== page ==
For example, you yourself chastised church fathers who partook in allegorical hermeneutics. I agree, this is a completely arbitrary way to interpret a text. The historical-grammatical method is the best, in my estimation. But this is a philosophical starting point before I ever even read the text. For this reason, I don’t pit philosophy and exegesis against one another. They go hand-in-hand and if a certain interpretation of Scripture seems dubious in light of philosophical contemplation, I assume that something is amiss either in the exegesis, or the philosophizing. In the case at hand, at least presently, I’m convinced something must be amiss in the exegesis because the philosophical reasoning appears sound to me.
Again, I’m uncommitted at this point, and plan on looking at these supposed proof-texts more in depth.
I will ask one question in closing, if you are willing to engage further. Why is this a question of “orthodoxy”? Does orthodoxy mean “of primary importance”? Or do you just mean “eternal torment is the traditional view”? I agree with the latter, not with the former.
Pride is a nasty thing that reveals its head when we least expect it. I would like to avoid that at all costs. We have, unfortunately gone far afield.
When I first responded to you, it was that a doctrine like the doctrine of hell, you would think would require a bit of exegesis first on your part before attempting to speak on it. You have an established position of authority. You may or may not see this blog or your podcast or the books you write in this light, but you are. You are attempting to teach others what you have come to believe is true. Which means that there will be times when various critiques are offered regarding the position that you say you hold.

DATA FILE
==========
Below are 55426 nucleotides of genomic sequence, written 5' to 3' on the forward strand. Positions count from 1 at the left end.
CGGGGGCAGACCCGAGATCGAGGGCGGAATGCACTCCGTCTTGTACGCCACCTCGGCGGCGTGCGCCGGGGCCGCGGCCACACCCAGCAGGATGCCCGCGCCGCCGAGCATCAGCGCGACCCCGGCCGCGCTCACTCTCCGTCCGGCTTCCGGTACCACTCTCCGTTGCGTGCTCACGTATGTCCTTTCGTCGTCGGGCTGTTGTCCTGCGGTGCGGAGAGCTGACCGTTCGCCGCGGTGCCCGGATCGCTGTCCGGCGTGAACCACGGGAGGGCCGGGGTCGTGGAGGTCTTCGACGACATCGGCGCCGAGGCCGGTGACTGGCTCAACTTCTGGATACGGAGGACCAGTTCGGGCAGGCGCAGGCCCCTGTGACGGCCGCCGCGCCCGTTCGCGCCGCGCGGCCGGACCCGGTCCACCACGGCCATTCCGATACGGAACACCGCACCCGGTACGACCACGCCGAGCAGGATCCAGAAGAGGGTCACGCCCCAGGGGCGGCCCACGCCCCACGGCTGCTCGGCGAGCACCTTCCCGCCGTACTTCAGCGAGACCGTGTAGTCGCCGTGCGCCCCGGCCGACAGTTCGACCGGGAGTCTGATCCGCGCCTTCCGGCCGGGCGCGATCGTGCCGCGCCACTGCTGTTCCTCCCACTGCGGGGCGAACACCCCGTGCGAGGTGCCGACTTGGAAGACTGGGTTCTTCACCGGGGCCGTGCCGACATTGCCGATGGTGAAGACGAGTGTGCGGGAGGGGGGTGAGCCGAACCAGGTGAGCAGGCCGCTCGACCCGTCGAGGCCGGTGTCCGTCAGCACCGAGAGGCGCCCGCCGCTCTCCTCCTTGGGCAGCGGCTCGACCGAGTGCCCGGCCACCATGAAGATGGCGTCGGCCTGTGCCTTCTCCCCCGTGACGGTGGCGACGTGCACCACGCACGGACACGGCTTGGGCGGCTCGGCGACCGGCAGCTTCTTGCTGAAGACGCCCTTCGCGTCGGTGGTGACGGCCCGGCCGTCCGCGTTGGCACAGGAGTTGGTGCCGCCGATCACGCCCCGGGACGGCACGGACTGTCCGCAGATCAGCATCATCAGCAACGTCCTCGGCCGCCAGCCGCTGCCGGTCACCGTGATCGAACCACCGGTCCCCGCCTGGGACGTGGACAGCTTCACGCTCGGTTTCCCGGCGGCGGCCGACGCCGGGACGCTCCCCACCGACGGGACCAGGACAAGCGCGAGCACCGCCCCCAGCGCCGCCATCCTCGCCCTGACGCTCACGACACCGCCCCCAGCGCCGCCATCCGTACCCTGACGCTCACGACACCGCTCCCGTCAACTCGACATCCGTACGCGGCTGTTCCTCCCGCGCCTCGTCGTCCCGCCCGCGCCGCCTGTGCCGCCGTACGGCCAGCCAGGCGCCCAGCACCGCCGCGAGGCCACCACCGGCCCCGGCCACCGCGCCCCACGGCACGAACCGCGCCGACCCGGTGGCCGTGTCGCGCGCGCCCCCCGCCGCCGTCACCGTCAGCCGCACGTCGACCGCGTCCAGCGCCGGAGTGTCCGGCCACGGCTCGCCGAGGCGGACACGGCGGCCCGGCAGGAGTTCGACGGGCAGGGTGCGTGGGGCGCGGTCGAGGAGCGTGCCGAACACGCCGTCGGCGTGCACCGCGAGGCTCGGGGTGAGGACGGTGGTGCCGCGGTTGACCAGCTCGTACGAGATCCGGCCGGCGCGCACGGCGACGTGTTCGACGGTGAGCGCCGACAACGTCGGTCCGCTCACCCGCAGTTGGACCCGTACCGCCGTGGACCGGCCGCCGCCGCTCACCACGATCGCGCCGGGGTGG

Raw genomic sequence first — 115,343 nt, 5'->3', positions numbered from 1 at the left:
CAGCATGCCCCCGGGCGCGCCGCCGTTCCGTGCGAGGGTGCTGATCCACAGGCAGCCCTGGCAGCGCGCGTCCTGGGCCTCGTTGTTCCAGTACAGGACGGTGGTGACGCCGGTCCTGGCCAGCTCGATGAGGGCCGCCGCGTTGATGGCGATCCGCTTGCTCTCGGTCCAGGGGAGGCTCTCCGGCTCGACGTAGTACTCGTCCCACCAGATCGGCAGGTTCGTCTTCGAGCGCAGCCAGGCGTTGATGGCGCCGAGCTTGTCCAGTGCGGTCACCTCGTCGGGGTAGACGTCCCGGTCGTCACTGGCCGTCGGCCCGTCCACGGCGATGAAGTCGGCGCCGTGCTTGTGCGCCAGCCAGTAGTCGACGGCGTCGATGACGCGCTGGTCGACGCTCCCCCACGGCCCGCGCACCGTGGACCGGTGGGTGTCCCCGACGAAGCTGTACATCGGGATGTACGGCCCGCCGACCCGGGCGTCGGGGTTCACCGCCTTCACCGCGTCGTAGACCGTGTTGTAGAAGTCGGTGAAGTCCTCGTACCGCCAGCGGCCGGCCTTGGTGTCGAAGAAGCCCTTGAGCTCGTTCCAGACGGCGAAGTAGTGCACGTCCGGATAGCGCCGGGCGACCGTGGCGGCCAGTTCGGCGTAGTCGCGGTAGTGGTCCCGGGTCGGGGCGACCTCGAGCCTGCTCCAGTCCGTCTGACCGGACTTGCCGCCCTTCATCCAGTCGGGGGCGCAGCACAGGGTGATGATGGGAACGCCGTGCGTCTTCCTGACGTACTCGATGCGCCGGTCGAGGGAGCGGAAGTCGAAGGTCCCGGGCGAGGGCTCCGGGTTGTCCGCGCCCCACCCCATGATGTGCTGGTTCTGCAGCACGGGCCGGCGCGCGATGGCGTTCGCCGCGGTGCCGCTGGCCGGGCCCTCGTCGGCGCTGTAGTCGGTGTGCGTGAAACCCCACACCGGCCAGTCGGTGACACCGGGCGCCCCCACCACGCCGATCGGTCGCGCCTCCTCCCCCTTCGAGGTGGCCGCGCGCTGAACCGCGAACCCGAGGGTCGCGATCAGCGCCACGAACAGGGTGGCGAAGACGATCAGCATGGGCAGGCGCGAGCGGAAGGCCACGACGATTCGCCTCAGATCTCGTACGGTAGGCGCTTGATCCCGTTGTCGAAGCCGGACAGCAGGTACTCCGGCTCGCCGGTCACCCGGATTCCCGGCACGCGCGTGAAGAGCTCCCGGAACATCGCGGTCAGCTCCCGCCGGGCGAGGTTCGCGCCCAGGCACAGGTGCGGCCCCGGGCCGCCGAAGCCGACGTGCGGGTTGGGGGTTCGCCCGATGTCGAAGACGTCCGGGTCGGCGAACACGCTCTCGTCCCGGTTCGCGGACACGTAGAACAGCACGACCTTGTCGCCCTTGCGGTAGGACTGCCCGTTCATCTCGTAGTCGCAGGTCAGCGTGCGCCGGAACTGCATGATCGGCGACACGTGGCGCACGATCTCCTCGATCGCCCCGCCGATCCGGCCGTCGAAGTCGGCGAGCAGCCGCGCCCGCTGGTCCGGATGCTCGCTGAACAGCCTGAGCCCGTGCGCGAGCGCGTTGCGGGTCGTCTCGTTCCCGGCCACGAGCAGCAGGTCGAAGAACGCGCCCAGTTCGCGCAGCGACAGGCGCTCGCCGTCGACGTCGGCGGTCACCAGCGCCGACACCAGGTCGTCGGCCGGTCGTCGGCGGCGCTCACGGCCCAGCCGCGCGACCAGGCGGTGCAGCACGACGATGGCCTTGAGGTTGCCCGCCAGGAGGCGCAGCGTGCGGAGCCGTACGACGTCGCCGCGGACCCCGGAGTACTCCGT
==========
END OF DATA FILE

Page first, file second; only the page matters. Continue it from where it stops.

Therefore, you are right when you say that this is not a game. It isn’t. Your words will carry weight with people to varying degrees.
You asked me about what I mean by “orthodoxy,” and though you failed to answer my question of whether or not you “like” the idea that God would send someone (groups of someone’s) into eternal torment without parole, mercy or kindness shown to them, only judgment, I will answer your question. Orthodoxy mean “right opinion.” In Christian circles it conveys the idea that there are certain teachings revealed in Scripture that are right and applicable for the universal Church of Jesus Christ.
Eternal hell or the Lake of Fire speaks of the abode of the spiritually dead—they have no life of Christ within them. They died as devils and they will be imprisoned with Satan and his angels throughout eternity. This has been considered throughout Christian history as the “traditional” or orthodox view. There have been deviations as you pointed out from this generally accepted doctrine (i.e., aberrations).
There are a few things that need to be restated, because I want to be clear on my position: